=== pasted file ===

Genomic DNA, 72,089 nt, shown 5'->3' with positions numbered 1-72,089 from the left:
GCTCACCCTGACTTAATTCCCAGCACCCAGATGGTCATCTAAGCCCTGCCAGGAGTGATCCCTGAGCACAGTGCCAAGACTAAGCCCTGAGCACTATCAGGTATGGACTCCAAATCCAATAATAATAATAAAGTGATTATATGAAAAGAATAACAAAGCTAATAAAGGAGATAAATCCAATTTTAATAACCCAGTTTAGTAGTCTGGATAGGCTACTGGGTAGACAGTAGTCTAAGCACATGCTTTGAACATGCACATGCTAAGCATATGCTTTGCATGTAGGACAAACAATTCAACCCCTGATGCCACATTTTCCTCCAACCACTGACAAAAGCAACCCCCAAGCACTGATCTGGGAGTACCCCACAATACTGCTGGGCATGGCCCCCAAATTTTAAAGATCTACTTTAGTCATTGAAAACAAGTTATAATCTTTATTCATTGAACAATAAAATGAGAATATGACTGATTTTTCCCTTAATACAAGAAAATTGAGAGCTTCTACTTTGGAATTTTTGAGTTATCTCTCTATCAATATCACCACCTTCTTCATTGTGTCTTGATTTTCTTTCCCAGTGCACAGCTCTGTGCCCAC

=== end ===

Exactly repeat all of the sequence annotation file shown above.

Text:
Genomic DNA, 72,089 nt, shown 5'->3' with positions numbered 1-72,089 from the left:
GCTCACCCTGACTTAATTCCCAGCACCCAGATGGTCATCTAAGCCCTGCCAGGAGTGATCCCTGAGCACAGTGCCAAGACTAAGCCCTGAGCACTATCAGGTATGGACTCCAAATCCAATAATAATAATAAAGTGATTATATGAAAAGAATAACAAAGCTAATAAAGGAGATAAATCCAATTTTAATAACCCAGTTTAGTAGTCTGGATAGGCTACTGGGTAGACAGTAGTCTAAGCACATGCTTTGAACATGCACATGCTAAGCATATGCTTTGCATGTAGGACAAACAATTCAACCCCTGATGCCACATTTTCCTCCAACCACTGACAAAAGCAACCCCCAAGCACTGATCTGGGAGTACCCCACAATACTGCTGGGCATGGCCCCCAAATTTTAAAGATCTACTTTAGTCATTGAAAACAAGTTATAATCTTTATTCATTGAACAATAAAATGAGAATATGACTGATTTTTCCCTTAATACAAGAAAATTGAGAGCTTCTACTTTGGAATTTTTGAGTTATCTCTCTATCAATATCACCACCTTCTTCATTGTGTCTTGATTTTCTTTCCCAGTGCACAGCTCTGTGCCCAC